"People are just shocked when they realize they have cancer. It can be cured if you take the right treatments."

Finding The Cure


Raymond Dallugge enjoyed telling people how he defied the medical experts and beat cancer on his own terms. And he probably also enjoyed the fact that he told the story for more than two decades. The French Corral resident was diagnosed with cancer in 1976. The doctors said that if it spread to his liver he would only have a year to live. If not,  he could expect to live another five years. "I was supposed to be dead a long time ago." Instead of awaiting death, he relied on clean living and alternative medicine treatments to maintain his health.

From then on he wrote and talked about alternative medical benefits to anyone who was interested. Before becoming a proponent of alternative medicine, Ray was better known as the proprietor of the Crazy Horse saloon in Nevada City. Being a saloon keeper isn't normally associated with those  advocating clean living. Eventually he was convinced that his stomach cancer  beneficially changed his focus. 

 His cancer was discovered after he had much of his stomach removed for an operation to treat what was believed to be an ulcer. Doctors recommended chemotherapy, but Ray began reading about the subject; then discovered and decided to take another path. He traveled to Mexico to get tablets of laetril, a substance made from apricot pits. He also changed his diet that consisted of whole grain foods, fruits, vegetables and eggs from cage free chickens. He rejected white bread, white rice, margarine and food prepared with aluminum utensils, which he considered to be health risks.

He also mixed minute amounts of hydrogen peroxide solution with his drinking water, which he said oxygenates the blood, and of colloidal silver, which he thought protected against countless diseases. The latter was produced by putting it in water, through which he ran an electric current. Ray also continued to take daily doses of laetril...actually amygdalin, which the body uses to produce laetril.

Ray said the medical establishment was obsessed with the standard treatments of "cut, burn, and poison"...referring to surgery, radiation and chemotherapy treatments. He was equally critical of the American Cancer Society and doubted the group was sincere about its efforts to battle cancer. Instead, he belonged to a group called the Cancer Control Society, which advocates alternative cancer treatments. Ray said he whipped cancer in 1976, the year it was discovered, by relying on alternative treatments. He continued running the Chief Crazy Horse Inn until 1988, when he turned over the operation to his son Vince. He also raises awareness about alternative cancer treatments. "People are just shocked when they realize they have cancer. It can be cured if you take the right treatments...alternative treatments." He frequently wrote letters to the editor section of our local newspaper about his healing experience.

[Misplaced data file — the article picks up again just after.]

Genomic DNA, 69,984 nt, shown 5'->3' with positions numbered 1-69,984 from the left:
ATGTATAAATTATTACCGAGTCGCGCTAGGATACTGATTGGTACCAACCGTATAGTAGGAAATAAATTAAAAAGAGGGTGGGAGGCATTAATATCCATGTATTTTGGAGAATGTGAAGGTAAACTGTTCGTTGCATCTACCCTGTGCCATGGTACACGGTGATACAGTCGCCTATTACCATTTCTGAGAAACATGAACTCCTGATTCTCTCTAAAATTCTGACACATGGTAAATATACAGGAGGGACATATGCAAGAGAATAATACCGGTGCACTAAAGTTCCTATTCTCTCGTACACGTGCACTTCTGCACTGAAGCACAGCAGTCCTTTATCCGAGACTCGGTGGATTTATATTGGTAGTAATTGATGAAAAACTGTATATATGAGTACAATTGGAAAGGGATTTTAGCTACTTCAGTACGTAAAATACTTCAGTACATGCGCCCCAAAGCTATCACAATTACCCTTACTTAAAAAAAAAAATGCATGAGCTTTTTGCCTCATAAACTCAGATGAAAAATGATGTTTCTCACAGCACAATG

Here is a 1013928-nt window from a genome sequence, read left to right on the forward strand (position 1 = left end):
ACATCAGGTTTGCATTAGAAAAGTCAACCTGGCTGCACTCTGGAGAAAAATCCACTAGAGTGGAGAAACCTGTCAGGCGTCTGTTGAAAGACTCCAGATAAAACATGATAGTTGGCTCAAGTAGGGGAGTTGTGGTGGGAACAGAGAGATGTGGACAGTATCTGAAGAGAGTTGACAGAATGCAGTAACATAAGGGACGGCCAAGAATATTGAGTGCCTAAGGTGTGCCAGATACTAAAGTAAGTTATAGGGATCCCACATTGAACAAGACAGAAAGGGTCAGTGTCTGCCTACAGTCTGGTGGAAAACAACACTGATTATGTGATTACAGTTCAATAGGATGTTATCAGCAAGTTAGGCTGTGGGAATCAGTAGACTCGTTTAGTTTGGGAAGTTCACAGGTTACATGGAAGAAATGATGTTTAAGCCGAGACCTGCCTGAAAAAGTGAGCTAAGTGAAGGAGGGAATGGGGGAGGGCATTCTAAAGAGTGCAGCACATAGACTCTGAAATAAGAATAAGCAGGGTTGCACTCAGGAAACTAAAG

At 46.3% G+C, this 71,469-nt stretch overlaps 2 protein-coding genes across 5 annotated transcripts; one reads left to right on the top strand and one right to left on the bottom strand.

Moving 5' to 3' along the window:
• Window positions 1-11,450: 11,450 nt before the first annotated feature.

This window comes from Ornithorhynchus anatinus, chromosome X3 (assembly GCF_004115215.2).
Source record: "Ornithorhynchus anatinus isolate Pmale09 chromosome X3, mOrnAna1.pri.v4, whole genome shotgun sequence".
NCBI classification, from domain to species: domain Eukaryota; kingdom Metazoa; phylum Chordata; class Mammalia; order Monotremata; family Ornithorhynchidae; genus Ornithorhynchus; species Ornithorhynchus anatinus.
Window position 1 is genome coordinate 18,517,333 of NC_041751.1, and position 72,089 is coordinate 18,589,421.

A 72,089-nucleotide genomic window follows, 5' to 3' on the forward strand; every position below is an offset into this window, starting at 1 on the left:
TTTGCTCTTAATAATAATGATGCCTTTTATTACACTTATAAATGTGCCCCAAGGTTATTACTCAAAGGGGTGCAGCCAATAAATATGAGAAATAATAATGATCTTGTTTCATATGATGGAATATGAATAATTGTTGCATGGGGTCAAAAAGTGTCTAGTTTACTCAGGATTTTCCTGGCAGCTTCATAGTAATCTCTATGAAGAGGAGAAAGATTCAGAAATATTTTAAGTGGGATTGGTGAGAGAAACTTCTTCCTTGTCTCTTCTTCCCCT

Chief Crazy Horse Inn

 Ray was born July 28, 1914, in Los Angeles, California to Rudolph August Dallugge and Margarita Saturnina Guirado. He graduated from Santa Monica High School, earned an associate of arts degree from Mount San Antonio College and a bachelor of science degree in agriculture from California State Polytechnic, San Luis Obispo. He was a Technical Staff Sergeant in World War II and an expert rifleman. While stationed in Italy and North Africa, he worked as a member of the general's staff in various war rooms along with  Brigadier General Charles de Gaulle of France, U.S. General George S. Patton and General Bernard  Montgomery of Great Britain. After the war, he worked for the U.S. Geological Survey, sold feed and dietary supplements to ranchers, opened a watch repair shop in Hollywood and chased albacore aboard his fishing boat. He married Julmae Michail Laubinger in 1948 and moved to Nevada City in 1964 where he founded the Chief Crazy Horse Saloon in 1965. Raymond Dallugge passed away June 22, 2006. He was 92.

Mel, Ray and his son Vince when they came to look at our house  on Red Dog Road (May 19, 2001). We told him how much we enjoyed his  medical views in the newspaper. You might like to read a couple of Ray's letters that were published in The Union. Cancer can be controlled (1/3/78). Bone to Pick (9/27/78).